following five main classes: (1) simulation based upon               total stowage time where more practical constraints are
probability; (2) heuristic driven; (3) mathematical                  taken into account such as different types of containers
modeling; (4) rule-based expert systems; and (5) decision            in length, weight limit being accepted for securing ship
support systems. None of these approaches have provided              structure, etc. However, they do not explicitly take into
a solution to the complete stowage-planning problem.                 account loading-related reshuffle.
Here follows a brief review of relatively recent research                  Kim et al. analyzed rehandles of transfer crane and
into automating stowage planning.                                    made a evaluation of the number of rehandles in container
               Z. Ning and M. Weijian: A Model for the Stowage Planning of 40 Feet Containers at Container Terminals                                                                43



yards (Kim, 1994, 1997; Kim and Kim, 1994; Kim et al.,
                                                                                                                                                                  YC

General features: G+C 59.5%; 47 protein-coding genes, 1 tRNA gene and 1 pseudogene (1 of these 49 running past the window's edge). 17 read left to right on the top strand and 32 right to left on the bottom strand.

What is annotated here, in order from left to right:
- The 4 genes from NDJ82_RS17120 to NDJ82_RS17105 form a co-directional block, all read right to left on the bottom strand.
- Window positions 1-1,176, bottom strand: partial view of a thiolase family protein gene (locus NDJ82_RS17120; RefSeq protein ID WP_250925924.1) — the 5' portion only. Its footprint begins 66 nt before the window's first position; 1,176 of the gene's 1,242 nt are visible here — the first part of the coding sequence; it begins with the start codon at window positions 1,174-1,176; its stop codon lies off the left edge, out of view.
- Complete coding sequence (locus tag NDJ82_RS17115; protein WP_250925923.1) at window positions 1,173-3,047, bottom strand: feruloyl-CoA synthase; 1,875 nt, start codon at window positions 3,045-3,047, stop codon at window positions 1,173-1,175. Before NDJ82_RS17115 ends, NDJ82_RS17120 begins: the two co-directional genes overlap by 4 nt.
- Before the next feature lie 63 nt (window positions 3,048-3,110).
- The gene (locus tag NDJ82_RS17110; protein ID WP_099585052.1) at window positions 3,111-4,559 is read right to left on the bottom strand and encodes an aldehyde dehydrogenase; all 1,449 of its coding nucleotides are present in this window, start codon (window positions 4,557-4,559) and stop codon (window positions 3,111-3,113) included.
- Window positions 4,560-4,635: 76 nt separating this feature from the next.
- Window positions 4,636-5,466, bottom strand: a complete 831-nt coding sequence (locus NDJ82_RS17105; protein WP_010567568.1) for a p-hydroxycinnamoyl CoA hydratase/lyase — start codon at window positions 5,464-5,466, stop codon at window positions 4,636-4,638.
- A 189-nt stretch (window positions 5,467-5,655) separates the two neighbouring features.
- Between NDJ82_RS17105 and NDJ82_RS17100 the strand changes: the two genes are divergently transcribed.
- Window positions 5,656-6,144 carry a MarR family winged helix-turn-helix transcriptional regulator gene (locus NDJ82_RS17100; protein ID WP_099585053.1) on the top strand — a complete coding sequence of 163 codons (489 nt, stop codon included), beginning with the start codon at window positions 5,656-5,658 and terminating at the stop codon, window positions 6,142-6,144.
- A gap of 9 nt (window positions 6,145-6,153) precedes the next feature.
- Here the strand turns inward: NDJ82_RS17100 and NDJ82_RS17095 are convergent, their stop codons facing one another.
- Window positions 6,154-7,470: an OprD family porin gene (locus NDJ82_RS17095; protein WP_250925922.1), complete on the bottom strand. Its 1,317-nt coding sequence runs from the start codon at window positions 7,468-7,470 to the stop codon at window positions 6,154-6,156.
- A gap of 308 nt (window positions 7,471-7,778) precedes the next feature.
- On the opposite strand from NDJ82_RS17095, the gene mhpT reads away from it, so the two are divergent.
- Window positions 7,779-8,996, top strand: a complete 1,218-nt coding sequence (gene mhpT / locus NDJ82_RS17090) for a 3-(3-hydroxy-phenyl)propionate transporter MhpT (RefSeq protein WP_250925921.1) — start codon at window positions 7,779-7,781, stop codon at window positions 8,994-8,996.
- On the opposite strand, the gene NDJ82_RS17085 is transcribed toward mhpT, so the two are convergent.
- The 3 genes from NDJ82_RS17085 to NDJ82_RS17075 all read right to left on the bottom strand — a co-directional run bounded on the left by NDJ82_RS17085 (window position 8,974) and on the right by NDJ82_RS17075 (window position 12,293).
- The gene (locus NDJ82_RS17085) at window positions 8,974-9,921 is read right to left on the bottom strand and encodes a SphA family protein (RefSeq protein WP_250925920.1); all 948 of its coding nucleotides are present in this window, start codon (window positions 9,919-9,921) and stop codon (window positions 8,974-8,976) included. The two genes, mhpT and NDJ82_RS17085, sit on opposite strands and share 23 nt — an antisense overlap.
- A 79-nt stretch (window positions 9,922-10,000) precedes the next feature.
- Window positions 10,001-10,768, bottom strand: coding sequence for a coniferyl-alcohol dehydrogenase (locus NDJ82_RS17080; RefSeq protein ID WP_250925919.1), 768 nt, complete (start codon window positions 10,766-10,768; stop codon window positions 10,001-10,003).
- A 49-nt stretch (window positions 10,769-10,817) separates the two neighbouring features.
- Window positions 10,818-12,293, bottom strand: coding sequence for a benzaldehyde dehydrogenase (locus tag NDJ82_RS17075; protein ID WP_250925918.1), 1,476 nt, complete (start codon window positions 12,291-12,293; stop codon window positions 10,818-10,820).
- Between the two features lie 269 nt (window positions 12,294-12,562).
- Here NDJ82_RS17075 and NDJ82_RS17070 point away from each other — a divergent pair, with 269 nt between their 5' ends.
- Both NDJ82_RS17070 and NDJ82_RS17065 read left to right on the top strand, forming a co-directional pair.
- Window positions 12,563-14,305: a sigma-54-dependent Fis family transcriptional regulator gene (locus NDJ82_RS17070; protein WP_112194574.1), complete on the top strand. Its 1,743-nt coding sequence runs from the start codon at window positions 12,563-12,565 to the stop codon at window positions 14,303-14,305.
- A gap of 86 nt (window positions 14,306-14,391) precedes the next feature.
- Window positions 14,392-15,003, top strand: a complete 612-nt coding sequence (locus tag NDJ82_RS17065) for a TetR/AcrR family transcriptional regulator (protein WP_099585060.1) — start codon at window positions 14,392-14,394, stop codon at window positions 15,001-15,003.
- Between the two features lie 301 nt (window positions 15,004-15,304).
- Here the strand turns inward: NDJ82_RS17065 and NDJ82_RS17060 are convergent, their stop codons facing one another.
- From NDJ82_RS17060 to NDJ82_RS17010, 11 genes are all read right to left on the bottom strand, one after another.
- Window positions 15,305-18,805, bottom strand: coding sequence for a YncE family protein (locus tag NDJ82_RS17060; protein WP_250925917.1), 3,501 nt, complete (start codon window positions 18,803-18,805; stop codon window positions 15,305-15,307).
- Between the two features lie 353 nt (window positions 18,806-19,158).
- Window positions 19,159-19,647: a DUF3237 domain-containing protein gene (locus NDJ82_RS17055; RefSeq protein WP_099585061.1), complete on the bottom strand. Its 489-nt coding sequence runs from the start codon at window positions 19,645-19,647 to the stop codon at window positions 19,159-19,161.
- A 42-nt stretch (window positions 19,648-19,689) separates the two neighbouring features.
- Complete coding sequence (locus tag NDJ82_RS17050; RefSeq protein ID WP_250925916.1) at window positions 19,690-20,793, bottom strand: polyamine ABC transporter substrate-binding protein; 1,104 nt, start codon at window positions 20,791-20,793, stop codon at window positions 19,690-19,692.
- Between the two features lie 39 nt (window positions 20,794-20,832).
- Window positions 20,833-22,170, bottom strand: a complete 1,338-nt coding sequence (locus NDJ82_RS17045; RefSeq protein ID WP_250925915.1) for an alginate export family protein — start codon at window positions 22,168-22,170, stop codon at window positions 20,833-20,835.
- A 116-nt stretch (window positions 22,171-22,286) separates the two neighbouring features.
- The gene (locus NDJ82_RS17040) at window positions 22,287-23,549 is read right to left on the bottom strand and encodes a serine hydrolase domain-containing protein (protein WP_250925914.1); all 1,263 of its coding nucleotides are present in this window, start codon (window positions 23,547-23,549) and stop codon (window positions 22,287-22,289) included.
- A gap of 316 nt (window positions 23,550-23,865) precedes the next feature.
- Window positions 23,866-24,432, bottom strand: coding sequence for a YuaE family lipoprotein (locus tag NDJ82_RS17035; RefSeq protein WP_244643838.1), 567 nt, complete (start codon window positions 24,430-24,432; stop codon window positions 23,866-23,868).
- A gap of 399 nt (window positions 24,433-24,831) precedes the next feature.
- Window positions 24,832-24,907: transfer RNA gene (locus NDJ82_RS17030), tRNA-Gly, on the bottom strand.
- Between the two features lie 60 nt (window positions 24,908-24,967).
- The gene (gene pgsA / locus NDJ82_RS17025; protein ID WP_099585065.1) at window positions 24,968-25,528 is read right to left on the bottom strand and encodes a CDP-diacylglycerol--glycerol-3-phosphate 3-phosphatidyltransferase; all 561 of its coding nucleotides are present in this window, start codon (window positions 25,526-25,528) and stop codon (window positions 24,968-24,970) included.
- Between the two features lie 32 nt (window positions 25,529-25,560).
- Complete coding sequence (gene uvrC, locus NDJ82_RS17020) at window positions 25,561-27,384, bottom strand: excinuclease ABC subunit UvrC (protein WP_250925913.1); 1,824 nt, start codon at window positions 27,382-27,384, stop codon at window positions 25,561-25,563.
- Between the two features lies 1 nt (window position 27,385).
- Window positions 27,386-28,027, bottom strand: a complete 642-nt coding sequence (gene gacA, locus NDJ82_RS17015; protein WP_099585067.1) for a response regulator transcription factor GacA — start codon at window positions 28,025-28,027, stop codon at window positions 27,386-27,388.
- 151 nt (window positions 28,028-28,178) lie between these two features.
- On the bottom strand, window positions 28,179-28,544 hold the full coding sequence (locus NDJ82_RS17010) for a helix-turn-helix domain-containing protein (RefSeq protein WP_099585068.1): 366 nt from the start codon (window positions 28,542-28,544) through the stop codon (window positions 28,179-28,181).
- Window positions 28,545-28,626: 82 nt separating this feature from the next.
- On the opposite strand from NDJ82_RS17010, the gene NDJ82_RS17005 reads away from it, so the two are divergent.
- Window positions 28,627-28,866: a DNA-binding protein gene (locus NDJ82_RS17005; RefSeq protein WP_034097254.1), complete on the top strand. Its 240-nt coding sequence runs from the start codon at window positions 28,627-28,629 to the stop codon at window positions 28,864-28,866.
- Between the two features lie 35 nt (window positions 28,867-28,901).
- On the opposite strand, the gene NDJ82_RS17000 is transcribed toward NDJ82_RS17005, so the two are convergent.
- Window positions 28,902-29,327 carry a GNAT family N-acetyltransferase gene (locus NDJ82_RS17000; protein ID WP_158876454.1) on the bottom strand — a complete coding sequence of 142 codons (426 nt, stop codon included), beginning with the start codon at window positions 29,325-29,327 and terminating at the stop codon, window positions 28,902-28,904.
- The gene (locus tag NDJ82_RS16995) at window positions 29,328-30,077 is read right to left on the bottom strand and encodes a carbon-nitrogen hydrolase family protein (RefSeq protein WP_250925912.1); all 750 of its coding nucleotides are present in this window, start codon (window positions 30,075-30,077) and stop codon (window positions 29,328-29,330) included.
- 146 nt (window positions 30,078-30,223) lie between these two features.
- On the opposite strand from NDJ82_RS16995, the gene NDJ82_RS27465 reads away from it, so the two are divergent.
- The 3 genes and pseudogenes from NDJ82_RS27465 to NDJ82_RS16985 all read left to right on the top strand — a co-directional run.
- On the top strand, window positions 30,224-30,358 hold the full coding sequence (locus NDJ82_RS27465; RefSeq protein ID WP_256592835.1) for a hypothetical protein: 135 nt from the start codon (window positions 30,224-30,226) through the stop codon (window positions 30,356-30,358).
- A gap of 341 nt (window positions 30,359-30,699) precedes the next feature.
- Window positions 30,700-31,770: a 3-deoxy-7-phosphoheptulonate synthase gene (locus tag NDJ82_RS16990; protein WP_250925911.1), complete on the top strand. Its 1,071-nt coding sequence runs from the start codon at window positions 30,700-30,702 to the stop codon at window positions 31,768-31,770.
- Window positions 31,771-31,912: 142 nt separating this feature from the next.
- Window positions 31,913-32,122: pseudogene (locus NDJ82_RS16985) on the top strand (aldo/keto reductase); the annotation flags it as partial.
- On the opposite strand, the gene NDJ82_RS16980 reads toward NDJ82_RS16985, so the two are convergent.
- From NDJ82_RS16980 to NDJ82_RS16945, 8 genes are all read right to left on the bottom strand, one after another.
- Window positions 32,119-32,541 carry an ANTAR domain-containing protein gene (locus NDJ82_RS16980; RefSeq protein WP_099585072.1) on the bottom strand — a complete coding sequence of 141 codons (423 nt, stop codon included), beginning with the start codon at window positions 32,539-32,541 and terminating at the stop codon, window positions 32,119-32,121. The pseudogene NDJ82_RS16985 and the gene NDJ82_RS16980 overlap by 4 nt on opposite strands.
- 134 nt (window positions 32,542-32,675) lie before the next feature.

2000, 2004). In 2004 they addressed a load-planning prob-
lem with an objective of proper arrangement of container
stacks on board in light of smooth quay crane operation                     10 08 06 04 02 01 03 05 07 09

and the other of proper container retrieval sequence from                           25              26 23
                                                                              27 28 22 16 24 26 30 26

container stacks in the yard in light of smooth transtainer                   26 26 22 22 23 25 30 30
                                                                                                                                                             6 5 4 3 2 1
                                                                              29 26 21 29 25 16 30 30                                                Truck